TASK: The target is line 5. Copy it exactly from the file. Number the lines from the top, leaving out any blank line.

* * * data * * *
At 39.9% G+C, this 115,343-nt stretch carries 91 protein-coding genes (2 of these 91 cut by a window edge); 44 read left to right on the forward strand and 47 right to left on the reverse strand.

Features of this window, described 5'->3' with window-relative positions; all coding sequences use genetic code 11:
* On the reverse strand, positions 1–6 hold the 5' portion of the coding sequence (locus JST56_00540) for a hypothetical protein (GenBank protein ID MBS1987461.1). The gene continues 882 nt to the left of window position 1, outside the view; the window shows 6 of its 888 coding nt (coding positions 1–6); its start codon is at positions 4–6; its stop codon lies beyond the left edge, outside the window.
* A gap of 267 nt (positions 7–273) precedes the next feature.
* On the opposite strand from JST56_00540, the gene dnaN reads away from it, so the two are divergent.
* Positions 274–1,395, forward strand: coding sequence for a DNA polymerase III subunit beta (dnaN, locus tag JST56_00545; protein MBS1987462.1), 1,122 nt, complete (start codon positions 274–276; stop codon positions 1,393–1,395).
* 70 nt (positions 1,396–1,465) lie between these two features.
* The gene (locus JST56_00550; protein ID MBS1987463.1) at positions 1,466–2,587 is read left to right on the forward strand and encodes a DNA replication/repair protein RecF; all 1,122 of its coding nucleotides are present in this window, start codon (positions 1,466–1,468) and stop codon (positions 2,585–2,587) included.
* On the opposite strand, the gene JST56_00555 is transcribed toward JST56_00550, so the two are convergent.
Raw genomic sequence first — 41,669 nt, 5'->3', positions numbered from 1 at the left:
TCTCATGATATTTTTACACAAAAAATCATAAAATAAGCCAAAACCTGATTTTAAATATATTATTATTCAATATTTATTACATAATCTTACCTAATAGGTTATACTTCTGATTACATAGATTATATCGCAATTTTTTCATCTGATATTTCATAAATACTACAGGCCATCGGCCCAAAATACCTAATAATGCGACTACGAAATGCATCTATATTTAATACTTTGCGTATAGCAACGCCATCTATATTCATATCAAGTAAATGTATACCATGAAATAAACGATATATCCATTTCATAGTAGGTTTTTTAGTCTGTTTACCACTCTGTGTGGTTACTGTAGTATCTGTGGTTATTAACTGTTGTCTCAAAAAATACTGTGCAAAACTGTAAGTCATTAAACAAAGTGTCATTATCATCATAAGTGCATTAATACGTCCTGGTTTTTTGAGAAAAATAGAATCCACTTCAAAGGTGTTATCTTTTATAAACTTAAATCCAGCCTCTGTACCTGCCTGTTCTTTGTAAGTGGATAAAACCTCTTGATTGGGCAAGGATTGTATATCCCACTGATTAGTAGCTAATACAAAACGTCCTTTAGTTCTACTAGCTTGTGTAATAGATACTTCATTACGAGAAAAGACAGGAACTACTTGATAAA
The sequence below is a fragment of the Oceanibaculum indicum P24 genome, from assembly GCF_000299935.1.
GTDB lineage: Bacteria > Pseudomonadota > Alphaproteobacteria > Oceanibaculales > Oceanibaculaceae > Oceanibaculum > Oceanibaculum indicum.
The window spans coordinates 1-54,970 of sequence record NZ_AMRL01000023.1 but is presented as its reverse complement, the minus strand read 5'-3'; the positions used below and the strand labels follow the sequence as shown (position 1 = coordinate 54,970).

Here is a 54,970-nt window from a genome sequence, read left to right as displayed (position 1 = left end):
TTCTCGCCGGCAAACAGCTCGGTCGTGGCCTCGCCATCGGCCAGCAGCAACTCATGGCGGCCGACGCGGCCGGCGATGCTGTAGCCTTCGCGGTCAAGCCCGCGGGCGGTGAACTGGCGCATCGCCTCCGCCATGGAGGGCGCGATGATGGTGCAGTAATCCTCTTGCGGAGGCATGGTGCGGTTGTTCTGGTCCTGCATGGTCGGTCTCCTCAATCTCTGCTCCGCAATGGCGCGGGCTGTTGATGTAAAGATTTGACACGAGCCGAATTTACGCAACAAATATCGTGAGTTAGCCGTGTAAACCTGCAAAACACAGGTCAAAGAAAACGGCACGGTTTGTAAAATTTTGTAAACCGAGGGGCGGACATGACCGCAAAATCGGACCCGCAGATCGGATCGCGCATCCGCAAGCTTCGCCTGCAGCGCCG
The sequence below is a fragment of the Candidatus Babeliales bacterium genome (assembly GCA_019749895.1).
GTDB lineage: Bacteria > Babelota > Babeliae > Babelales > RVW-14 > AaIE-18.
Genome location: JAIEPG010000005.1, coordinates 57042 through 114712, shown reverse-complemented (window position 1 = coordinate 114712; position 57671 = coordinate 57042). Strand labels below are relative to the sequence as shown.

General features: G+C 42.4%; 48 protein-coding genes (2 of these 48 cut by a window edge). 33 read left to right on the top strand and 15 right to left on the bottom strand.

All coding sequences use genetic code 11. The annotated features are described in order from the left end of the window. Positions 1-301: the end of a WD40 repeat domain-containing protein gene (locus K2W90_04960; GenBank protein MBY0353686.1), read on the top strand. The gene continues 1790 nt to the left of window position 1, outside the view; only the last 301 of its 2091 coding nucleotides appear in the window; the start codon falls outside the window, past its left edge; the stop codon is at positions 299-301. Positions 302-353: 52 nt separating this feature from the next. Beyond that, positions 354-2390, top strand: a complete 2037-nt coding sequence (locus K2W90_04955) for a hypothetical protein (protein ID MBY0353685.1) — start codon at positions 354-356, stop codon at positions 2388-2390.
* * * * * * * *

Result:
* On the opposite strand from JST56_00540, the gene dnaN reads away from it, so the two are divergent.